Election integrity task force draws criticism, support at Tarrant County commissioners meeting
Three of the county’s top Republican officials, including Tarrant County Judge Tim O’Hare, unveiled the task force earlier this month, even though voter fraud is rare in Tarrant County and nationwide.
Tarrant County’s two Democrats in the commissioners court slammed the Election Integrity Task Force on Tuesday, while 20 community members praised the idea during public comment.
Tarrant County Judge Tim O’Hare, Sheriff Bill Waybourn and District Attorney Phil Sorrells formed the Election Integrity Task Force earlier this month to prioritize prosecution of election crimes, which are rare in Tarrant County and across the country.
A recent state audit praised the quality and transparency of Tarrant County’s elections.
No one from the sheriff’s or the DA’s office will be assigned to the task force full time, but they’ll investigate cases of alleged election crime as they come in, the officials told reporters at a press conference on Feb. 8.
Judge O’Hare’s Democratic colleagues on the Tarrant County Commissioners Court condemned the task force at a packed meeting. Commissioner Roy Charles Brooks, who represents Precinct 1 in southwest Tarrant County, addressed O’Hare, Waybourn and Sorrells.
“I am concerned that we are enshrining in our Tarrant County infrastructure the ability to deny the results of any election that the three of you take exception to,” he said. “That’s a problem for me.”
That’s not what the task force is for, Waybourn said.
“I’m not a conspiracy [theorist],” Waybourn said. “I believe that Lee Harvey Oswald killed the president, and I believe that Joe Biden is the president. I believe all that.”
Instead, the task force exists to enforce election law, Waybourn said, and to give people who have questions and election problems a place to go. He said he received 12 complaints in the last week.
Democratic Commissioner Alisa Simmons represents Precinct 2 in southeast Tarrant County. Twelve complaints don’t “necessitate a task force,” she said.
When Simmons asked Waybourn for several actual voter fraud cases, not complaints, Waybourn answered with a question.
“When you show up to vote, and they go, ‘Mrs. Simmons, you already voted,’ and you say, ‘No I haven’t,’ who do you go to?” Waybourn said.
“I’m going to Heider Garcia’s office,” Simmons said. Garcia is the person in charge of the county’s elections.
The county officials who created the task force have said they never consulted Garcia, who’s been praised by former Texas Secretary of State John Scott, a Republican, as the ideal prototype of an elections administrator. Garcia has also endured racist harassment and death threats due to election denier conspiracy theories.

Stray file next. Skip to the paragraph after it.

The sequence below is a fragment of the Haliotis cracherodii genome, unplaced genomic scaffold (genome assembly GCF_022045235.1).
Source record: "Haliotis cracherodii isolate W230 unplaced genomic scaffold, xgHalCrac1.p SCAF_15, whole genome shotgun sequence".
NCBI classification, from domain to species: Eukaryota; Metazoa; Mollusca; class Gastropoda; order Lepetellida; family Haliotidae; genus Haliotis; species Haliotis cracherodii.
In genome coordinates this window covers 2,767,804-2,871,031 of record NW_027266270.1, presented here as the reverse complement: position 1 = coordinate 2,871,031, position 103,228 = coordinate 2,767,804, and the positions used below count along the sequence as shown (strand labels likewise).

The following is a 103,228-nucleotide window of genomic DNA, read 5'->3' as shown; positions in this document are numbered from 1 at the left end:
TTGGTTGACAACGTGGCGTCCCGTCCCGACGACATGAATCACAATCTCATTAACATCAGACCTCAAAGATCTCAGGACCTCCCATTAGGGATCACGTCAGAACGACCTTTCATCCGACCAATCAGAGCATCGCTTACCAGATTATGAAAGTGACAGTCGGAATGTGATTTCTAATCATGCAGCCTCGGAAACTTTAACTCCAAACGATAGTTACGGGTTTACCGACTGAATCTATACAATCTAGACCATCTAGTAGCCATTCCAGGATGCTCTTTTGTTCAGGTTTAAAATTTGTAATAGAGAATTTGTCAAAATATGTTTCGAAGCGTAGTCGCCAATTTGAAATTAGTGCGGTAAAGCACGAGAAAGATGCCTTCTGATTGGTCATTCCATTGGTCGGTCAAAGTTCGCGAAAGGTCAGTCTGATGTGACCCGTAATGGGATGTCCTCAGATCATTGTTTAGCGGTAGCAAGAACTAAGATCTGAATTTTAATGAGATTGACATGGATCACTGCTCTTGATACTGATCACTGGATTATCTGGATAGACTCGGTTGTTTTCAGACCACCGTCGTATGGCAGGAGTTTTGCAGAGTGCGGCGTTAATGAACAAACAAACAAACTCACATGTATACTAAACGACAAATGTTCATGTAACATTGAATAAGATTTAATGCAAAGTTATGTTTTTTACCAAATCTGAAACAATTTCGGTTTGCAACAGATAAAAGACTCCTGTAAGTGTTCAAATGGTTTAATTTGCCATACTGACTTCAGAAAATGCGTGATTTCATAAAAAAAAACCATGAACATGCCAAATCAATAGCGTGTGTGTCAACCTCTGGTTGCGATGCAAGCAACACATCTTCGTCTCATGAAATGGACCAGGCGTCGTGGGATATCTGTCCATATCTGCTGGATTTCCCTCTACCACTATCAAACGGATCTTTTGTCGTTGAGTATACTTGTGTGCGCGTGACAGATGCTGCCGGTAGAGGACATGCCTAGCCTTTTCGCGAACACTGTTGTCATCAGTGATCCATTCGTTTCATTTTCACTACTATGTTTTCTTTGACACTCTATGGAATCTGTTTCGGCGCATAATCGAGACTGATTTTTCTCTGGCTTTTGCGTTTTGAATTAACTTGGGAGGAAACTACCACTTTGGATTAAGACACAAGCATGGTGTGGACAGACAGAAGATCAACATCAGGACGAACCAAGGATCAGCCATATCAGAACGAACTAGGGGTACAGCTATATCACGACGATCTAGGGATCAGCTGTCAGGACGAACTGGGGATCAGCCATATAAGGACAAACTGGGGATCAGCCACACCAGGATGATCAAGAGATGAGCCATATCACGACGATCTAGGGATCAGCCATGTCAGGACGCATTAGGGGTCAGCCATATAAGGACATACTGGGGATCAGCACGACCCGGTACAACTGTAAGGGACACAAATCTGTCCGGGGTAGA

Simmons has been president of the Arlington NAACP for a decade, she said. In that role, she directs people to Garcia’s office all the time.
“We get complaints as soon as the polls open. I am so accustomed to complaints. There is not a need for an election fraud task force in Tarrant County,” she said.
About 20 members of the public showed up to speak at Commissioners Court, and almost all praised the Election Integrity Task Force. Even more wrote in their support.
“I’m so proud to see people I elected doing the things I want them to do,” said Denise Linn.
Several people shared unfounded theories about elections. One person cast doubt on the result of the state audit that praised Tarrant County’s election process. That audit was carried out by Scott, the former Texas Secretary of State.
Amie Roper of Fort Worth hopes the task force finds more instances of voter fraud, she said.
“There are so many that you’re never gonna hear about, never get reported,” she said, without offering evidence.
Kat Cano, a Democrat on the Tarrant County Early Voting Board, said she’s “dissatisfied” with the Election Integrity Task Force. Cano told commissioners that both parties lost election workers last year because they were afraid of being prosecuted for a simple mistake. To Cano, better recruitment, pay and training for election workers would do a lot more to keep elections safe, not enforcement after the fact.
“If someone tried to sell you an alarm system, and their primary selling point was, ‘We’re gonna investigate it after you get robbed,’ you wouldn’t buy that alarm system,” Cano said.
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